A legal dust-up between some landowners and the Teton County government over “wildlife-friendly” fencing could have state-wide implications for farmers and ranchers, an agriculture advocate said.
“Teton County is kind of an outlier. It does have some idiosyncrasies that we don’t see in other counties. But many times we have seen something from one county start to take hold in other counties,” Wyoming Farm Bureau spokesman Brett Moline told Cowboy State Daily.
Wildlife conservation advocates have also expressed alarm over the possible implications of a lawsuit filed against Teton County by a Texas couple, Richard and Kimberly Rathmann, who own property there.
Different Sides Of The Fence
At issue is whether a county ordinance requiring wildlife-friendly fencing in Teton County is justified. That’s fencing that allows animals such as deer and antelope over or under it more easily.
The Rathmanns claim the ordinance represents government overreach, insofar as it’s trying to dictate what property owners can do with their land. They’re also claiming wildlife-friendly fencing won’t adequately contain horses.
The county claims the ordinance is necessary for wildlife conservation.
The Wyoming Game and Fish Department encourages wildlife-friendly fencing in some areas, Pinedale region terrestrial habitat biologist Troy Fieseler told Cowboy State Daily. But the agency steers completely clear of any legal controversies.
Instead, Game and Fish works cooperatively with landowners, conservation groups and others to ensure that wildlife has safe passage, particularly along herd migration corridors, he said.
From an agricultural perspective, mandating wildlife-friendly fencing could have terrible consequences, because such fences can also be easy for livestock – particularly calves – to get through, Moline said.
And that could cause a real mess this time of year, when calving season is ramping up, he said.
“The last thing you want is for a young calf to get on the wrong side of the fence and get separated from mama,” he said.
No Problem With Wildlife
Farmers and ranchers have no beef with wildlife, Moline said, and are generally more than happy to help with conservation efforts.
“I just can’t emphasize enough how important wildlife is to farmers and ranchers,” he said. “We love seeing them, we try to manage for them, we try to keep the range healthy for them.”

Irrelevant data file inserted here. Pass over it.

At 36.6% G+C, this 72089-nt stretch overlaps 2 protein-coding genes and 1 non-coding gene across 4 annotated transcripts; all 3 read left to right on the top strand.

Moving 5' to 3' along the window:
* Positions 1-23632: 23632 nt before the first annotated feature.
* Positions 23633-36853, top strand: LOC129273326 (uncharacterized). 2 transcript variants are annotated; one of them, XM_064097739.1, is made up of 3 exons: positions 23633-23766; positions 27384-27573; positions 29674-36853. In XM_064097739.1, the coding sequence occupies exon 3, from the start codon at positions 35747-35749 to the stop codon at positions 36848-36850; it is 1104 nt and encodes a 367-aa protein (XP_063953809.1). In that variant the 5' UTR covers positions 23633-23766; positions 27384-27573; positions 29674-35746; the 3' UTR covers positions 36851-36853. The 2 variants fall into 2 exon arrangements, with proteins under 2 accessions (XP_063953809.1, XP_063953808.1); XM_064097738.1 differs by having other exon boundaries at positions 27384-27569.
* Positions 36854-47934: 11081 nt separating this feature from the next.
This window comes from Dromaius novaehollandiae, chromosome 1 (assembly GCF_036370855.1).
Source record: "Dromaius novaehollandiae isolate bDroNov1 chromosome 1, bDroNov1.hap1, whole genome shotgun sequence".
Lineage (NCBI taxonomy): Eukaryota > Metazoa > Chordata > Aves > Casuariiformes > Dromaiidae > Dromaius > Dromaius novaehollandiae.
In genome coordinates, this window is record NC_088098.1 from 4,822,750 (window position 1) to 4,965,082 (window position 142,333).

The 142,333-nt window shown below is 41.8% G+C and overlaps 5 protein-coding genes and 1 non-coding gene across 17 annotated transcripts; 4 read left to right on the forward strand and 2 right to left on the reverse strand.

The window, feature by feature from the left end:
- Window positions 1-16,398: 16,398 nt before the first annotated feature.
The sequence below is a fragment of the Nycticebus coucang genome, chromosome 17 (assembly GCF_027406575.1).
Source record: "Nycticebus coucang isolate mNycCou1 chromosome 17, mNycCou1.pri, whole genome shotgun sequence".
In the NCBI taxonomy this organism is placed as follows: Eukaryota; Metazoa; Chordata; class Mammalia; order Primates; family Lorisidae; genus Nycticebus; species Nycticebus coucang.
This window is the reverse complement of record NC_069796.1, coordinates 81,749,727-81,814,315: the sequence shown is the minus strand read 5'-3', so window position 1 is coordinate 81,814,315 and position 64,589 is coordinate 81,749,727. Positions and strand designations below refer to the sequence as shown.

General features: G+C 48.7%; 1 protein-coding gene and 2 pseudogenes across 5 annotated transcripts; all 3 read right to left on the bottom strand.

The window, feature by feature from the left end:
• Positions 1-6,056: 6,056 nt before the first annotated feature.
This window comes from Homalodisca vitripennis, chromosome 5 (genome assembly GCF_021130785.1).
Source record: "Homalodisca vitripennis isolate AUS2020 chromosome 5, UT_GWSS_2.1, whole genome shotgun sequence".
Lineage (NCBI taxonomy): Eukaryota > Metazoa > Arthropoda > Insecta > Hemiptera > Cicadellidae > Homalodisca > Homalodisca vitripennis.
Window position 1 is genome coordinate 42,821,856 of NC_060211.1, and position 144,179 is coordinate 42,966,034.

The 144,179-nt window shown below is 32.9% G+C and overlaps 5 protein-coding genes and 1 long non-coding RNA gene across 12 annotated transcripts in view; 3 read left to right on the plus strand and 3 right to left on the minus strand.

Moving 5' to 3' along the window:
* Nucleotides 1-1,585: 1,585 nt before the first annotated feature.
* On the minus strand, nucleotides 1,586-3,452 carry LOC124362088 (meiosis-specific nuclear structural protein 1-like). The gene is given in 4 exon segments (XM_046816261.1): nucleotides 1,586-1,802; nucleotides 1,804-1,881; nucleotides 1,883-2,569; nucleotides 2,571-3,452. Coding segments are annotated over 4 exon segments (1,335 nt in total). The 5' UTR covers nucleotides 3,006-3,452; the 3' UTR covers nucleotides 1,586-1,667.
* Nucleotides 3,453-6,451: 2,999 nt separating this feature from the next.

But conservation should come through cooperation and voluntary good will, not through the force of law or ordinance, Moline said. And a landowner’s circumstances must be taken into consideration.
“One of the problems with wildlife-friendly fences is that can be livestock-friendly too,” he said. “If you keep that top wire too low, the stock animals will cross it too.”
Fence In/Fence Out
Wyoming is “fence out” for cattle and “fence in” for sheep, he added, while the policy with horses remains a gray area.
That means landowners are responsible for fencing out their neighbors’ cattle, but must fence in their own sheep, he said.
“The idea was, you herded sheep and kept them close to home, so you should have to fence in your herds,” Moline said. “Whereas cattle are free-ranging, so you are responsible for fencing them out.”
Sturdy fences capable of keeping cows at bay are especially important in parts of Wyoming where there is “intensive farming,” Moline said.
“If I was growing corn, I sure wouldn’t want my neighbor’s cattle getting in there and eating it,” he said.
In many areas, adjacent landowners will split the costs of building and maintaining fences, he added.
So, livestock owners must have a say in any decisions regarding fences, rather than being forced to meet uniform legal standards, Moline said.
“So many times, we try to find a one-size-fits-all solution. And those don’t work,” he said. “It works best when wildlife groups, landowners and Game and Fish sit down together and work things out.”
Good Fencing Vital To Conservation
Fieseler agreed it’s best when stakeholders cooperate.
“Here in the Pinedale-Sublette County region, landowner cooperation has been a pivotal part of wildlife-friendly fencing,” he said. “I think everybody agrees that fences are also an important element of livestock ownership in our state.
Fences can disrupt major big game migration routes between the herd’s summer and winter ranges, he said. And they can also hamper the animals’ “daily movements” between feeding and bedding areas, or to watering holes.
“Fences can increase stress on wildlife as they try to figure out how to navigate them,” Fieseler said. “They can lead to injury and death” if animals get entangled in them.”
In an instance that illustrated that point, some landowners came along just in time last fall to save a buck antelope that had gotten entangled in a barbed-wire fence near the Wyoming-South Dakota state line.
Built For Safe Passage
One effective wildlife-friendly fence design is a strand of smooth wire on the bottom, with three strands of barbed wire above it, Fieseler said.
Those fences have a maximum height of 42 inches – allowing elk and deer to jump over them, he said. They also have 12-inch gaps between the top two wires, as well as a 16- to 18-inch gap between the ground and the bottom wire, allowing antelope to crawl under.
“Antelope tend to want to crawl under fences,” he said. “I’ve seen antelope jump fences, but they seem pretty reluctant to do so.
Some fences can be outfitted with “drop clips”, so the heights of the wires can be easily adjusted, Fieseler said. That allows ranchers to lower wires during peak wildlife migration periods, and then raise them back up once game herds pass.
Brightly-colored flagging can also be attached to fence wires, making them more visible to wild creatures, he said. That’s particularly important for sage grouse.
“Sage grouse are low flyers. If a fence is hard to see, especially in low-light conditions, they can fly right into the wires, which often results in death,” he said.